First, Dr. Waites’ group established the role of chronic GC exposure in mitochondrial fitness and pathogenic Tau accumulation in vivo. Using the widely used synthetic glucocorticoid dexamethasone (DEX), they demonstrated that GC induce mitochondrial dysfunction (increased permeability and lower respiratory capacity) and oligomeric Tau accumulation. Next, Drs. Du and Yu very cleverly employed in vitro experiments to demonstrate that DEX triggered mitochondrial dysfunction by increasing mitochondrial permeability: their research showed that GC exposure stimulates the opening of the mitochondrial permeability transition pore, a big, non-discriminant, pathological hole in the mitochondrial membrane that when open, greatly compromises its function. Most importantly, they found that GC triggers opening of the pore by activating its key component, the protein cyclophilin D. This key finding led Dr. Waites’ group to block cyclophilin D activation, either genetically (i.e. changing the DNA of the protein) or using drugs, with great success: cells where cyclophilin D activation was prevented were remarkably resilient to GC stress, and showed much lower levels of mitochondrial dysfunction and pathological Tau accumulation.

 Although this was an extremely exciting result by itself, it posed a problem moving forward: neither genetical nor pharmacological inhibition of cyclophilin D are currently viable therapeutic approaches, due to their poor bio-availability or invasive methods required to deliver the treatments. So what other approach could they use to also prevent mitochondrial pore opening, while still being clinically tractable? After some digging, Drs. Du and Yu found apo-cyanin, an orally-available inhibitor of mitochondrial respiration that could tackle GC-driven brain pathology while not directly targeting cyclophilin D. In line with their predictions, this drug was able to restore mitochondrial function and prevent Tau pathology in DEX-treated cells. Most importantly, they were also able to restore neuronal health, neuronal connectivity, and prevent anxious and depressive behavior associated with GC treatment.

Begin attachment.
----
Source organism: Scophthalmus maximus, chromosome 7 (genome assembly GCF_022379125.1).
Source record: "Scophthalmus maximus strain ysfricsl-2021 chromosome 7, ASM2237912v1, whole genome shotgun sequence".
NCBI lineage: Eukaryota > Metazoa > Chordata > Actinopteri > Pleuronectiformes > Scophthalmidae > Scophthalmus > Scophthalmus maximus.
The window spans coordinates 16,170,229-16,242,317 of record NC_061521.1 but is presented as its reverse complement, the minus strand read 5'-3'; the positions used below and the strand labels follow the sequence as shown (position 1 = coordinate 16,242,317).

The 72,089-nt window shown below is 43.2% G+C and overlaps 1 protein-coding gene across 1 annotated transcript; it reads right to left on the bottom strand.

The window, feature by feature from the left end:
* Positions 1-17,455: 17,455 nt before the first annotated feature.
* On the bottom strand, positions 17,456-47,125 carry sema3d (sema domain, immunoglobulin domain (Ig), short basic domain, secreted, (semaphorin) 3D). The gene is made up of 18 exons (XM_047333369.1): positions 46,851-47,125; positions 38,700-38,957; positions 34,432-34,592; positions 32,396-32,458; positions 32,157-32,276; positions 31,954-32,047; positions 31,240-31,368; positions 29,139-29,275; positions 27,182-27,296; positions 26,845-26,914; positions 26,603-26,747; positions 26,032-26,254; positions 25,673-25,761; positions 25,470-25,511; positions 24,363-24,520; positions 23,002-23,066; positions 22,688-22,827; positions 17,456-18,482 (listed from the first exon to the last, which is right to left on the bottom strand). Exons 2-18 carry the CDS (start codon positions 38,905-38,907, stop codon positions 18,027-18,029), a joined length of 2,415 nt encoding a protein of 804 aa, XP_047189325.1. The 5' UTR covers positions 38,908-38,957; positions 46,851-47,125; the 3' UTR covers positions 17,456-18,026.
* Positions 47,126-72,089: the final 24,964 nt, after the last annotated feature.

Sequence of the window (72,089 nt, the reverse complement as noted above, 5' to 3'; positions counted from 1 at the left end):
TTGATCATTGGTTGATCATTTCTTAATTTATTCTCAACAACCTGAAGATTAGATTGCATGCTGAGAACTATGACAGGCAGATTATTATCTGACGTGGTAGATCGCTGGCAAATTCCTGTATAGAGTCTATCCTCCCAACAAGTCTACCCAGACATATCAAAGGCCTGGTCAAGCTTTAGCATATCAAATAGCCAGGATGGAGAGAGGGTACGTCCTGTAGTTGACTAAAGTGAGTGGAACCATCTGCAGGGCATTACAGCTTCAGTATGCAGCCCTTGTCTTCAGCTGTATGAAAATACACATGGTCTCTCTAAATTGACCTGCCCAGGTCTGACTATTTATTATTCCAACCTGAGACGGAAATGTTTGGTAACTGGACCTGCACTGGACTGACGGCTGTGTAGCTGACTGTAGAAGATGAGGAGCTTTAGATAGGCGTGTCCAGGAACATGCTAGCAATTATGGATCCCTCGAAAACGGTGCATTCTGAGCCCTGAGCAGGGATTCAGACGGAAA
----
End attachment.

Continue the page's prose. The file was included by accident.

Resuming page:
All of these experiments clearly demonstrated that GC-exposure triggers mitochondrial dysfunction and Tau accumulation, which could in turn promote the development of brain pathologies. How could they demonstrate, however, that targeting mitochondrial permeability is a feasible approach to treat common brain pathologies such as Alzheimer’s disease? To tackle this question, Dr Waites’ group made use of an ingenious technique, where they replaced all mitochondria in a test cell with those coming from an Alzheimer’s disease patient. Excitingly, in this model, treatment with mito-apocynin was sufficient to partially reverse mitochondrial dysfunction and Tau oligomerization found in the cells containing mitochondria from Alzheimer’s patients.